i played with all the voltages related to cpu + digi control , no help . only if i up the voltage to + 0.36 offset + llc at extreme (vcore goes as high as 1.6V) i can run on 5ghz without whea errors.

    note that i dont get those whea errors on regular basis. only if i run solidworks renders i get this .
    solidworks probably uses some different cpu commands then games or other software , and is very sensitive to whea.
    i also use other high cpu demand software like adobe premier/lightroom , and no whea errors with those
    Last edited by sstephan; 10-05-2013 at 07:09 PM.

  5. #15
    ROG Guru: Grand Master Array HiVizMan's Avatar
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    Solid works really stress memory too by the way.
    To help us help you - please provide as much information about your system and the problem as possible.

  6. #16
    Tech Marketing Manager HQ Array Raja@ASUS's Avatar
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    Quote Originally Posted by defter View Post
    hmm, in that case, would you say temperatures alone can degrade CPUs? if so, how?

    whether it took 2 years or 2 days, i've always thought current would be the main reason behind most dead chips that were overclocked (unless temperatures were extremely high 85C+ [for ivy bridge] for very long periods of time).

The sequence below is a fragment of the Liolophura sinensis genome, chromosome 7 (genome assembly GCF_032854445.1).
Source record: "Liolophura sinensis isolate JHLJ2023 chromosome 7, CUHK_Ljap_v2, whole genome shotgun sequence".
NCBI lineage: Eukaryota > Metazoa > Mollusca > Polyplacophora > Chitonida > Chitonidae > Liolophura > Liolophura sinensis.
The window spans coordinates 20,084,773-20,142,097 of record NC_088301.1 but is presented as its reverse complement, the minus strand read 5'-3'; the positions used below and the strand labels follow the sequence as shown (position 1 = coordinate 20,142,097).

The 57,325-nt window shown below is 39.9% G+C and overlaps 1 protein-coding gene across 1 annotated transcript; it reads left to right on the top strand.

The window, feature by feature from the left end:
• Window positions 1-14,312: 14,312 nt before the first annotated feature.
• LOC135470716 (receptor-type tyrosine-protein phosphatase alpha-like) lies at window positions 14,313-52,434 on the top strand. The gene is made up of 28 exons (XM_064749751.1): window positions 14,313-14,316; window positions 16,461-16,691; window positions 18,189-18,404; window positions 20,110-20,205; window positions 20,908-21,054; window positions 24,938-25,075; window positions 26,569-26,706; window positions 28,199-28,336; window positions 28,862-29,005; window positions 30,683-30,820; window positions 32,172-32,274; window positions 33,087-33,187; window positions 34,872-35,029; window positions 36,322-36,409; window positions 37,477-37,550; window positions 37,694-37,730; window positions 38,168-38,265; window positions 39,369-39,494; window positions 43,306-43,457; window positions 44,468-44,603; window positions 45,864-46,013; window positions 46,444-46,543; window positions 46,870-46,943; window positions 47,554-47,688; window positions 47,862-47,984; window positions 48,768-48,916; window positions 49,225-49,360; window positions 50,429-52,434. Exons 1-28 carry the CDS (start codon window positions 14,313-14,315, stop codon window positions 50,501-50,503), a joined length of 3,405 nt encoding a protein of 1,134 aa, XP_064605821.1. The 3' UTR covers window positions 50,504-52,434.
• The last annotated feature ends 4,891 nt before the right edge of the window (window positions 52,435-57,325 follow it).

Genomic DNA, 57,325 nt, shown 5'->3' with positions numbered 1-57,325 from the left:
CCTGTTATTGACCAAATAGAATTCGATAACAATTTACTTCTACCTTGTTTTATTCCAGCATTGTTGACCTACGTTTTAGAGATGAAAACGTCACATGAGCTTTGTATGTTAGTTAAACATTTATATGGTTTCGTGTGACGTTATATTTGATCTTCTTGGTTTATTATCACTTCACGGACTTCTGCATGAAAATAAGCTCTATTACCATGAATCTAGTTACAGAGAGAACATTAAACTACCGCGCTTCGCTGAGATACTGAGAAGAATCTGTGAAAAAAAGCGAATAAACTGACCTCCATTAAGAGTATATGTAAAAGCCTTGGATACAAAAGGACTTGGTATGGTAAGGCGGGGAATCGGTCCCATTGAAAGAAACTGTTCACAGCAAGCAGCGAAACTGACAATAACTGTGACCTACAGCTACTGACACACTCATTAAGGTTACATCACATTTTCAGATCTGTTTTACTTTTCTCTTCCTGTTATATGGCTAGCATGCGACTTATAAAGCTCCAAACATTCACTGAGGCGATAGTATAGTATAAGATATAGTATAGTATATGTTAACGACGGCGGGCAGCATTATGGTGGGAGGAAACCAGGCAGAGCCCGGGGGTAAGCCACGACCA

You are correct. What kills or degrades a processor rapidly is heavy loads at elevated voltages, where the current becomes excessive. This is exacerbated at higher operating frequencies as the current drawn is proportional to operating frequency - higher operating frequency needs elevated voltage which is the potential for current to flow.

    People are mistaken when they state only one or two of these contributors as the main factor. Voltage, current and temps can lead to degradation. However voltage and heat are not as significant as current.

    i) Consider a CPU running at stock settings on a stock cooler at full load. If heat alone were an issue, the CPU would degrade rapidly.

    ii) Consider an elevated voltage, and a light load. As the current being drawn is not high, we cannot say that voltage alone leads to or is the primary contributor to degradation. Even at high operating frequencies. Case in point for those that benchmark - we know that the "heavy load" benchmarks degrade a CPU faster than a light load benchmark. Why? Because more current is drawn.

    iii) Consider the fact that the stock VID on these CPUs is variable - yet they all meet Intel's TDP. The variance in current draw between a high VID CPU and a low VID CPU is within a couple of watts most of the time. Hence the warranty offered on a high VID CPU versus a low VID one is the same.